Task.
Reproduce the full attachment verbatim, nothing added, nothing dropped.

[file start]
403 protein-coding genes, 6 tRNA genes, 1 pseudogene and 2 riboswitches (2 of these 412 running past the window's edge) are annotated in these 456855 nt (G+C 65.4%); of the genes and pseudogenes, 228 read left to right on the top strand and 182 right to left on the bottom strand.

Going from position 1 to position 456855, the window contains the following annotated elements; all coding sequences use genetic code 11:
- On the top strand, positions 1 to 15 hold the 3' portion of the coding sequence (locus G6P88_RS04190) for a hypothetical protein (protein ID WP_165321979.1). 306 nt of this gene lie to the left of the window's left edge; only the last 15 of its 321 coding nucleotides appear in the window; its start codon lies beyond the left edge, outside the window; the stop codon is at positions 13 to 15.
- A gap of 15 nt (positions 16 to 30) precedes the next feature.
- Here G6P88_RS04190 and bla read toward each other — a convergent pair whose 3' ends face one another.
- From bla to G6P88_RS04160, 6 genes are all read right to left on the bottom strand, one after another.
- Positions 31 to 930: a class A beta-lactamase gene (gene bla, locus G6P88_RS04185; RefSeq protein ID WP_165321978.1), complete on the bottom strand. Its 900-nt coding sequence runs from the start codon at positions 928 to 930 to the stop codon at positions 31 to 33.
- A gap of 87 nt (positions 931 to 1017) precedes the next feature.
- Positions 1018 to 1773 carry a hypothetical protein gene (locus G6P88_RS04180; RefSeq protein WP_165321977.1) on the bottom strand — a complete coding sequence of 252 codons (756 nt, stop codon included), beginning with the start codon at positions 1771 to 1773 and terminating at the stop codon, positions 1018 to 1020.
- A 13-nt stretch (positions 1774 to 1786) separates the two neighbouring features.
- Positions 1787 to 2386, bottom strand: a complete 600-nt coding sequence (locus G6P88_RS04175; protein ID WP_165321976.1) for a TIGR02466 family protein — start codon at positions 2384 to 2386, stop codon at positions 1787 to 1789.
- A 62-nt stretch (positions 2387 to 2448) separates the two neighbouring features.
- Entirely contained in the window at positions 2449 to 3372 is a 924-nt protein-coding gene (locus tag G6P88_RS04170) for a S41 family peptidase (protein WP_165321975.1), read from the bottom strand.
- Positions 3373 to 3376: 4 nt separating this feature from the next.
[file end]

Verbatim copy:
403 protein-coding genes, 6 tRNA genes, 1 pseudogene and 2 riboswitches (2 of these 412 running past the window's edge) are annotated in these 456855 nt (G+C 65.4%); of the genes and pseudogenes, 228 read left to right on the top strand and 182 right to left on the bottom strand.

Going from position 1 to position 456855, the window contains the following annotated elements; all coding sequences use genetic code 11:
- On the top strand, positions 1 to 15 hold the 3' portion of the coding sequence (locus G6P88_RS04190) for a hypothetical protein (protein ID WP_165321979.1). 306 nt of this gene lie to the left of the window's left edge; only the last 15 of its 321 coding nucleotides appear in the window; its start codon lies beyond the left edge, outside the window; the stop codon is at positions 13 to 15.
- A gap of 15 nt (positions 16 to 30) precedes the next feature.
- Here G6P88_RS04190 and bla read toward each other — a convergent pair whose 3' ends face one another.
- From bla to G6P88_RS04160, 6 genes are all read right to left on the bottom strand, one after another.
- Positions 31 to 930: a class A beta-lactamase gene (gene bla, locus G6P88_RS04185; RefSeq protein ID WP_165321978.1), complete on the bottom strand. Its 900-nt coding sequence runs from the start codon at positions 928 to 930 to the stop codon at positions 31 to 33.
- A gap of 87 nt (positions 931 to 1017) precedes the next feature.
- Positions 1018 to 1773 carry a hypothetical protein gene (locus G6P88_RS04180; RefSeq protein WP_165321977.1) on the bottom strand — a complete coding sequence of 252 codons (756 nt, stop codon included), beginning with the start codon at positions 1771 to 1773 and terminating at the stop codon, positions 1018 to 1020.
- A 13-nt stretch (positions 1774 to 1786) separates the two neighbouring features.
- Positions 1787 to 2386, bottom strand: a complete 600-nt coding sequence (locus G6P88_RS04175; protein ID WP_165321976.1) for a TIGR02466 family protein — start codon at positions 2384 to 2386, stop codon at positions 1787 to 1789.
- A 62-nt stretch (positions 2387 to 2448) separates the two neighbouring features.
- Entirely contained in the window at positions 2449 to 3372 is a 924-nt protein-coding gene (locus tag G6P88_RS04170) for a S41 family peptidase (protein WP_165321975.1), read from the bottom strand.
- Positions 3373 to 3376: 4 nt separating this feature from the next.